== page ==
Hola from Cozumel
May 21, 2009
By Phyllis Larsen
We are enjoying great weather and peaceful surroundings of azure seas and white sand beaches. While the quiet here is wonderful for us, it's an unwelcome sign of the economic crash islanders are experiencing from the absence of tourists. There are no worries about overindulging in shopping or staying out too late in dance clubs because many businesses have closed for want of customers. Many, many people are unemployed.
The impact of the H1N1 travel warning has created an interesting laboratory to study how the illness that never did make its way to the island has actually turned into a crisis here. The lack of visitors has devastated this community much like 2005 Hurricanes Emily and Wilma--but without the physical destruction. Generations of hurricane experience have taught people how to rebuild with the help of government funds for workers. But this situation seems to have brought things to a standstill.
I was online today confirming some appointments and was interested to see student use of technology--even during their free time. They're using Twitter and Facebook--right from the beach--posting photos taken moments before and letting everyone know of their experiences. For some, it's their first time out of the U.S. And for all of us, the first time to have our temperatures taken upon arrival at the airport.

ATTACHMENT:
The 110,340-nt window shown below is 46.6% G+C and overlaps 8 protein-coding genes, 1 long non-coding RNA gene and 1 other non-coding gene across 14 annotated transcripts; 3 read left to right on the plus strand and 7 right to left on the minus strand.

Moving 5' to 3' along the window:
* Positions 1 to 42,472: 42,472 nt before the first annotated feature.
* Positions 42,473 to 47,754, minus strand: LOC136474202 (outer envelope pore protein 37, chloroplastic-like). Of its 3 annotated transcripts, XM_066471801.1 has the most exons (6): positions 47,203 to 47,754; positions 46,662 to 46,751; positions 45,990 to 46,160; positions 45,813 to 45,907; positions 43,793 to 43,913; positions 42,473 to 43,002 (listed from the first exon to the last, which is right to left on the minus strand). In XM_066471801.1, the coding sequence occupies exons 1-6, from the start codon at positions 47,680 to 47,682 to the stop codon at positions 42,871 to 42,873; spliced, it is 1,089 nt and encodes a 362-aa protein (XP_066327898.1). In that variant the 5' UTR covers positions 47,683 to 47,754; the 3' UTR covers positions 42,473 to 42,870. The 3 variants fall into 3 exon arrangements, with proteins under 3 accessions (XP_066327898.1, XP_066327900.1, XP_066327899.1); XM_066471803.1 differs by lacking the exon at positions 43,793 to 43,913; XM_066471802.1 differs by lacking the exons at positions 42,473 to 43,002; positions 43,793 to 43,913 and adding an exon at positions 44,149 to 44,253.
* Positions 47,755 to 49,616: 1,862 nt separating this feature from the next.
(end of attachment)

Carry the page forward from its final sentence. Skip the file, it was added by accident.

The students are still tired from travel, but enjoying their work. Tonight they'll interview local English students about their media use, followed by salsa dance lessons. Tomorrow we'll meet with the owner of a new business who wants help with promotion, and a reporter from a local newspaper. In the evening we'll attend a Mayan festival and then participate in a Turtle Salvation service learning project that takes place on the uninhabited side of the island.
People here are very welcoming and remember the Univ. of Nebr. group from the previous 2 years. That opens a lot of doors for experiences beyond the tourist zone. We've been challenged to a basketball game by a high school, invited to a brunch by Univ. of Quintana Roo students, and asked to join a group of ex-pats for game night in someone's home. The only difficulty now seems to be fitting everything into the alloted time.